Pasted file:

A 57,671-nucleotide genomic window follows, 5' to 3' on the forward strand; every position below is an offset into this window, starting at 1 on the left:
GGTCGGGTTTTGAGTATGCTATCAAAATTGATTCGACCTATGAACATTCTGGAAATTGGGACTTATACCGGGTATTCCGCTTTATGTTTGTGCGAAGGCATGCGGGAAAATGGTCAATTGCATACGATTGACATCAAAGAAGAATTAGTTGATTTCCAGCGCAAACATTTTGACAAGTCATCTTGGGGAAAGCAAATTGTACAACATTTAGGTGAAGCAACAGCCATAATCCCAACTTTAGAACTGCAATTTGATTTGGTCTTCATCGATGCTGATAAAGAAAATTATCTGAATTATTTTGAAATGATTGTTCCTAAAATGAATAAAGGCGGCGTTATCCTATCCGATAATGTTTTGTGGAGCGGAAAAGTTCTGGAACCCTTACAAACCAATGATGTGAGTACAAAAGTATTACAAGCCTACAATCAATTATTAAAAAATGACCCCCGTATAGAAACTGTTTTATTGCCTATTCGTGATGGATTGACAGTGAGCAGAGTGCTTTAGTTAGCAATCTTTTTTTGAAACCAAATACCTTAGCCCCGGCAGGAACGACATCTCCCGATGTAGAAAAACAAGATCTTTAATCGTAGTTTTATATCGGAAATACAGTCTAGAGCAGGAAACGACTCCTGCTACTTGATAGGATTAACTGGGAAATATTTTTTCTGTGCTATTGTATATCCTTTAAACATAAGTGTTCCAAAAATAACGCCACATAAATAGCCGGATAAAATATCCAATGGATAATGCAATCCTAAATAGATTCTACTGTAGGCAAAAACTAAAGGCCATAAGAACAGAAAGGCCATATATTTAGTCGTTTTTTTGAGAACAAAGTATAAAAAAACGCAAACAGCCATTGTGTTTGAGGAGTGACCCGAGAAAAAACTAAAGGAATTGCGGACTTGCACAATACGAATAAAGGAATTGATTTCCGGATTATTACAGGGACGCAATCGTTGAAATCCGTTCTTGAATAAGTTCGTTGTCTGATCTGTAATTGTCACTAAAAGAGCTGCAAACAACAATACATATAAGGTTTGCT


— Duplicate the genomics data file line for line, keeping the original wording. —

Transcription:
A 57,671-nucleotide genomic window follows, 5' to 3' on the forward strand; every position below is an offset into this window, starting at 1 on the left:
GGTCGGGTTTTGAGTATGCTATCAAAATTGATTCGACCTATGAACATTCTGGAAATTGGGACTTATACCGGGTATTCCGCTTTATGTTTGTGCGAAGGCATGCGGGAAAATGGTCAATTGCATACGATTGACATCAAAGAAGAATTAGTTGATTTCCAGCGCAAACATTTTGACAAGTCATCTTGGGGAAAGCAAATTGTACAACATTTAGGTGAAGCAACAGCCATAATCCCAACTTTAGAACTGCAATTTGATTTGGTCTTCATCGATGCTGATAAAGAAAATTATCTGAATTATTTTGAAATGATTGTTCCTAAAATGAATAAAGGCGGCGTTATCCTATCCGATAATGTTTTGTGGAGCGGAAAAGTTCTGGAACCCTTACAAACCAATGATGTGAGTACAAAAGTATTACAAGCCTACAATCAATTATTAAAAAATGACCCCCGTATAGAAACTGTTTTATTGCCTATTCGTGATGGATTGACAGTGAGCAGAGTGCTTTAGTTAGCAATCTTTTTTTGAAACCAAATACCTTAGCCCCGGCAGGAACGACATCTCCCGATGTAGAAAAACAAGATCTTTAATCGTAGTTTTATATCGGAAATACAGTCTAGAGCAGGAAACGACTCCTGCTACTTGATAGGATTAACTGGGAAATATTTTTTCTGTGCTATTGTATATCCTTTAAACATAAGTGTTCCAAAAATAACGCCACATAAATAGCCGGATAAAATATCCAATGGATAATGCAATCCTAAATAGATTCTACTGTAGGCAAAAACTAAAGGCCATAAGAACAGAAAGGCCATATATTTAGTCGTTTTTTTGAGAACAAAGTATAAAAAAACGCAAACAGCCATTGTGTTTGAGGAGTGACCCGAGAAAAAACTAAAGGAATTGCGGACTTGCACAATACGAATAAAGGAATTGATTTCCGGATTATTACAGGGACGCAATCGTTGAAATCCGTTCTTGAATAAGTTCGTTGTCTGATCTGTAATTGTCACTAAAAGAGCTGCAAACAACAATACATATAAGGTTTGCT